Nav­i­gat­ing through tele­health li­cens­ing is­sues

Modern Healthcare - - NEWS -

Gen­er­ally, physi­cians over­see­ing care for a pa­tient lo­cated in a par­tic­u­lar state must have a li­cense in that state. Providers must be par­tic­u­larly care­ful when de­liv­er­ing di­rect-to-pa­tient telemedicine, such as med­i­cal vis­its via we­b­cam.

There are state li­cens­ing ex­cep­tions for con­sult­ing ar­range­ments where the physi­cian is not in charge of the pa­tient. “The key part of that is di­rect­ing the care,” said Greg Billings, ex­ec­u­tive di­rec­tor of the Robert J. Wa­ters Cen­ter for Tele­health and eHealth Law in Wash­ing­ton. Most states do al­low physi­cians to make a limited num­ber of con­sul­ta­tions, al­low­ing doc­tors in one hospi­tal to con­fer with their col­leagues li­censed else­where.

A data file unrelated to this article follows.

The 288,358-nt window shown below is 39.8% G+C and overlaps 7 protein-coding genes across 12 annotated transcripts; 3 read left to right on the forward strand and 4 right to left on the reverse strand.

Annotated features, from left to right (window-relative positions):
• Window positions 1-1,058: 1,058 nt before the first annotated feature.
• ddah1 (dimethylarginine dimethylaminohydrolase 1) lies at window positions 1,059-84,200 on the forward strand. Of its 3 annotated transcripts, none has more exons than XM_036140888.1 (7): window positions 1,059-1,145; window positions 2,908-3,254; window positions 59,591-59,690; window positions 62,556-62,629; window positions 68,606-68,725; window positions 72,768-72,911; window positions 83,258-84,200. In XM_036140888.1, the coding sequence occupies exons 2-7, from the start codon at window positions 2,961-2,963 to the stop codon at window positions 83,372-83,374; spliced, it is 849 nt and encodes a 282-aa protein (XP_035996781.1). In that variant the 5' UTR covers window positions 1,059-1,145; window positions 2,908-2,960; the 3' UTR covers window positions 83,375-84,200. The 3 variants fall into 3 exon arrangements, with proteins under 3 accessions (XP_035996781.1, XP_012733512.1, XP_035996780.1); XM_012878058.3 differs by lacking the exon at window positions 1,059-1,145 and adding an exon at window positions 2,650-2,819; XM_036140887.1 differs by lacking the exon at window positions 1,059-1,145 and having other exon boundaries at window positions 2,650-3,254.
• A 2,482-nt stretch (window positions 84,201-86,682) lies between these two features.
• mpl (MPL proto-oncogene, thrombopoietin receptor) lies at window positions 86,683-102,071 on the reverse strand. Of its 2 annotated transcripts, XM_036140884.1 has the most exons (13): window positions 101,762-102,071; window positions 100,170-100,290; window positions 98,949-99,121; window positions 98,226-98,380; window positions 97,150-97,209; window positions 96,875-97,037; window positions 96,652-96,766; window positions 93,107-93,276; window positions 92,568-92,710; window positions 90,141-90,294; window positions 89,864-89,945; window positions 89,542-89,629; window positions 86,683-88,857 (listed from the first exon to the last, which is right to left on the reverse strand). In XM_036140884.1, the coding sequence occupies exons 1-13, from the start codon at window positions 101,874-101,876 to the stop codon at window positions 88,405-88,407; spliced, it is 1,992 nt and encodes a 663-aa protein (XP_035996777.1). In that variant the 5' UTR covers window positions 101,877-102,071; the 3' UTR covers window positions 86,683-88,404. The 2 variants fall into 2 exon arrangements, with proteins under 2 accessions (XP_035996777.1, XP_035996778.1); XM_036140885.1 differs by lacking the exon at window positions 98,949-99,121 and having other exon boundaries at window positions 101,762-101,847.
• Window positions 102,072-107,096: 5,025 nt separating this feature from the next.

An­other work­around is for health sys­tems to en­cour­age their physi­cians to get li­censed in other states where they have hos­pi­tals.

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